Insurance > Sample Letter
A Basic Outline for a Letter of Necessity
1. Introduction: Introduce the patient including pertinent information such as age, diagnosis, overall applicable symptoms, current care requirements, and how long she or he has had this condition. You will have to gauge how much information to share that will paint a good picture of the condition and needs of the individual.
2. Establish the Need: This may be anywhere from one to three paragraphs and if you have more information, consider adding attachments not just lengthening the letter. Building off the introduction, tie the detailed clinical description of the patient's condition / needs to the challenges and risks in and around beds. For example, "low muscle tone increases his risks of entrapment and resulting injury or death" .
3. In addition to the clinical description, you may want to elaborate on the physiological challenges that are created by their condition. Some examples include a history or propensity for: falling, climbing, seizure activity, lack of muscle tone and/or control, increased risks of entanglement with bolt on side rails or "hospital/institutional" bed rails, and entrapment or suffocation risks due to the gaps around the mattress found in most beds and some institutional beds -- especially for children.
4. We also believe in outlining the psychological benefits and risks that are addressed by the patient having (or not) safety and freedom as well as the ability to see out, to not be trapped or locked in, etc.
5. You will need to effectively communicate the dangers of either the current bed and/or dangers of standard bed choices, including inexpensive hospital beds. For example, many patients need to transition from a crib to a larger bed, and going to a normal bed won't be safe, or the patients condition is worsening and now needs additional assistance, etc. The dangers need to be broken down by how they fail to protect the patient due to their medical condition and the consequences that may result without a safety bed that addresses their specific needs.
6. Recommendation / Request: This section should be a conclusion to your arguments stating that the specific product from Beds By George satisfies the needs. It is mandatory that you specifically summarize how BBG features address the dangers you highlighted. Your final closing should always be a restatement of your conclusion in the form of a specific product request, thanking the reader for his consideration.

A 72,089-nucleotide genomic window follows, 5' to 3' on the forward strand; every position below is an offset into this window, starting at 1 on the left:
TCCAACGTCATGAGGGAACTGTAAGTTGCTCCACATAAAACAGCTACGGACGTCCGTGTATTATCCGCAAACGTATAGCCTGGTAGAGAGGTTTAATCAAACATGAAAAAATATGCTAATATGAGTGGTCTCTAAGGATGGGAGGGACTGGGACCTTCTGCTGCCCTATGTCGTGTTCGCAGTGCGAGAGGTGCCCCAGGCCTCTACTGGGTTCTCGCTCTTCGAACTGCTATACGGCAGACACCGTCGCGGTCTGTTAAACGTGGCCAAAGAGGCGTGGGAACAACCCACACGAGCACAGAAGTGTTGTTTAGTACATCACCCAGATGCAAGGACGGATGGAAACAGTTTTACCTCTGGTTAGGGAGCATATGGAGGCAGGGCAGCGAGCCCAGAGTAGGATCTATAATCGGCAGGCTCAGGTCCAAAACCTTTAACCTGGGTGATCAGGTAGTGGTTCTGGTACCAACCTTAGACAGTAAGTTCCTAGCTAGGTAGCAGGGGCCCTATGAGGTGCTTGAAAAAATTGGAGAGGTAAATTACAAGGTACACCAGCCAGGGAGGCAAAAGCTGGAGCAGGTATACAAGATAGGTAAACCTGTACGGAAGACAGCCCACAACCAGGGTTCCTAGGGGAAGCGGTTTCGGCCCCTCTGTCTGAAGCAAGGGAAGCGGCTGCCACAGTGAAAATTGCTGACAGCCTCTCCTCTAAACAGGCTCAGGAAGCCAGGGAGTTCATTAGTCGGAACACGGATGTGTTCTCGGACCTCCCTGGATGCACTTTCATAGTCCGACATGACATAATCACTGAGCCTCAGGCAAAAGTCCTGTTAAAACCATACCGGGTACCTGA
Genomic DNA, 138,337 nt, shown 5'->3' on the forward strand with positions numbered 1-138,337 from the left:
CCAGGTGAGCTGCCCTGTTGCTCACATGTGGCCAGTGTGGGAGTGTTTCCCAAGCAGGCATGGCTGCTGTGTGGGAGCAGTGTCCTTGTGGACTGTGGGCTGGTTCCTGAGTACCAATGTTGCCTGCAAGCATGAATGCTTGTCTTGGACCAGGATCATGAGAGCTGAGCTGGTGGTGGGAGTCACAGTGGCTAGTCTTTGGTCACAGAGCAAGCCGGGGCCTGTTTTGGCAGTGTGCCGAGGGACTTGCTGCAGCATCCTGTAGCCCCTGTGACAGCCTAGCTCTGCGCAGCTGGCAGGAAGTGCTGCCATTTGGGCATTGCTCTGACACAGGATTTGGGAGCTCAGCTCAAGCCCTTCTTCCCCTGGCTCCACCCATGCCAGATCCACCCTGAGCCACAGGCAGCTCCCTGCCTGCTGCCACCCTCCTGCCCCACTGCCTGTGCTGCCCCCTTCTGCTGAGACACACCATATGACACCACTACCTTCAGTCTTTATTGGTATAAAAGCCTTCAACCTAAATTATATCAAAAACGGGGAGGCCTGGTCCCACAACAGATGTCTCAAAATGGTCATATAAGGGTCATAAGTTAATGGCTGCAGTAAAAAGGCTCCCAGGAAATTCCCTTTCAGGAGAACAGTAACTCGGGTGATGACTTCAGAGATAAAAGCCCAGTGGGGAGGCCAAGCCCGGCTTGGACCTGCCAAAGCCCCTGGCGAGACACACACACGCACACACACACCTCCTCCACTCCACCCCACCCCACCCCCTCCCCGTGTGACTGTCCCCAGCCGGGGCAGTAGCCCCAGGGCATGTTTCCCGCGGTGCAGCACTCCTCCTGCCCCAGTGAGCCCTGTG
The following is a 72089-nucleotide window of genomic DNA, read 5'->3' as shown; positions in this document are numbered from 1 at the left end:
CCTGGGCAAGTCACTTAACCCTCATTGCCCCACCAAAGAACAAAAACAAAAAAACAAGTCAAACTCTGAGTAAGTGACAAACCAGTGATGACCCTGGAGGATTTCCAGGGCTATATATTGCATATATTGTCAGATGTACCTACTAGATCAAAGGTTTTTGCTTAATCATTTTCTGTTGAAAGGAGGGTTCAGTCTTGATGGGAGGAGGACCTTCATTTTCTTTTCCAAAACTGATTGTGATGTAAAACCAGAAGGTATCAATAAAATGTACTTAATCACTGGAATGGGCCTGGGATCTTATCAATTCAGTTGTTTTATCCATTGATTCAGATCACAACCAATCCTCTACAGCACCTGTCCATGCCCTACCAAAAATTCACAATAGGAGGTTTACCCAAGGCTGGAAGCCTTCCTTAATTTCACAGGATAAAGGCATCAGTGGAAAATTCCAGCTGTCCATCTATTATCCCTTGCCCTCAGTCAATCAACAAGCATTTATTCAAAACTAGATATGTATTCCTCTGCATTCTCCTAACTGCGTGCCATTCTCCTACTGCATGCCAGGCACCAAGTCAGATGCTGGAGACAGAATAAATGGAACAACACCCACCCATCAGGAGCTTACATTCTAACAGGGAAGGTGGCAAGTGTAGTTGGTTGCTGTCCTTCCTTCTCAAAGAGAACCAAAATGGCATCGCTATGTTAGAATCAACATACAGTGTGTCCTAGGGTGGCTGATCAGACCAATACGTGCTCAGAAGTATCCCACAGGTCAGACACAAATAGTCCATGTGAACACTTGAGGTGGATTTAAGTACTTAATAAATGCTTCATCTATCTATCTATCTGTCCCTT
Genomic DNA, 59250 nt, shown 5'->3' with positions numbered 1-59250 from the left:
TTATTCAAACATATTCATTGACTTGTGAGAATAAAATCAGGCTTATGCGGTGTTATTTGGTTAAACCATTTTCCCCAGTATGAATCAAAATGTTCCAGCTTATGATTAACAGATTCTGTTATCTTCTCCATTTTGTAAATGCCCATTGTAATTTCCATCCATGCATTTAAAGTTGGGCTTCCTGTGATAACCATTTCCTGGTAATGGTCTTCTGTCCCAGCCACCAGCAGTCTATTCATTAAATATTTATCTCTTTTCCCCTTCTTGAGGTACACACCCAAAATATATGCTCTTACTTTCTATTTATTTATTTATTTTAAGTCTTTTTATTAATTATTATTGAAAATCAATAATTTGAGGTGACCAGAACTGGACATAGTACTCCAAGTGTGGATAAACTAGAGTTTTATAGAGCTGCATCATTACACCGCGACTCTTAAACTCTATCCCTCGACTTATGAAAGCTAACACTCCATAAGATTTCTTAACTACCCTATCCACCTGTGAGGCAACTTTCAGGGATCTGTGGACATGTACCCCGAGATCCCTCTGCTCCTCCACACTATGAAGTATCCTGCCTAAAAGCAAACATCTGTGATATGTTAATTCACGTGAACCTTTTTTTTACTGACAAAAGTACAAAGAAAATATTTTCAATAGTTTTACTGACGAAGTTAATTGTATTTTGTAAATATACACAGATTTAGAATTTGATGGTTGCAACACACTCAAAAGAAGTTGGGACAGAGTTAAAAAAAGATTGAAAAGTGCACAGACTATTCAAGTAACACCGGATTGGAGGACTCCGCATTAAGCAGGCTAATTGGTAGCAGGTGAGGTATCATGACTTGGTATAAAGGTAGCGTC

The information on this page is opinion. We in no way guarantee insurance coverage nor reimbursement for our products. The information here is for informational purposes only and may or may not assist you in securing funding for medical equipment. It is in no way implied that if you follow these steps or use these examples you will be granted funding. Insurance coverage, application, circumstance, and policies vary. Be advised every case, every agent, and every insurance company is different. We strongly recommend that you communicate with your provider(s) and research other sources for information as well.
To Whom It May Concern:
Rachel Johnson is a 9 – year old girl with 1P36 Deletion Syndrome. She weighs 65 pounds, is 44 inches tall. She has moderate global developmental delays and suffers from microcephaly, apraxia, low muscle tone in both upper and lower extremities, scoliosis, night time seizure activity and many symptoms commonly found in autism. The combination of conditions makes her especially unsteady when tired or just waking up. She is mobile with supervision. She suffers from frequent night time seizures. She is almost completely non-verbal. She has outgrown in both weight and length the safe use of a crib. She is in need of an adaptive or safety bed for both her safety and development.
When her parents had her in a bed without protective sides she has fallen out of bed and had injuries to her head, torso, and extremities. She does not have the muscle tone nor cognitive skills to stop herself from falling out. In addition it is unlikely that should she become even moderately trapped or entangled would she be able to extract herself or prevent injury. On her last two visits to the hospital she sustained injuries to her appendages from the large gaps in the side rails and only caregiver interventions prevented her from falling out of the bed even with side rails. Mattresses on the floor are a violation of Child Protective Service standards. Further, her global delays coupled with the inability to talk make her unable or unlikely to call for help in an emergency situation. Night time seizures increase her risk of entrapment. The FDA has determined that 77% of entrapment or entanglement circumstances result in either injury or death among frail or handicapped persons.
We have researched the available products
with the assistance
of her physician. She needs a safety or adaptive bed that is
designed for someone her size and larger, that will protect against
entrapment and entanglement, that will prevent falls from bed, and that
minimizes the likelihood that she will climb over the
rails. She needs a twin size or larger safety bed with 360
degree unbroken perimeter and safety sides that exceed 20 inches above
the sleeping surface.
Beds by George manufactures an adaptive / safety bed called the H1000F that meets these needs. Their bed provides fall protection, satisfies the FDA’s 7 Zones of Entrapment standard; is a full twin size bed, has 22" tall climb resistant doors / rails; satisfies the standards supported by Medicaid, The Commission on Quality of Care for the Mentally Disabled, and The Division of Quality Assurance of the Office of Mental Retardation and Developmental Disabilities.
As you will agree the Beds by George H1000F bed is the ideal product to satisfy the medical need for Rachel. Thank you in advance for your consideration and prompt attention.
Susie Somebody, PT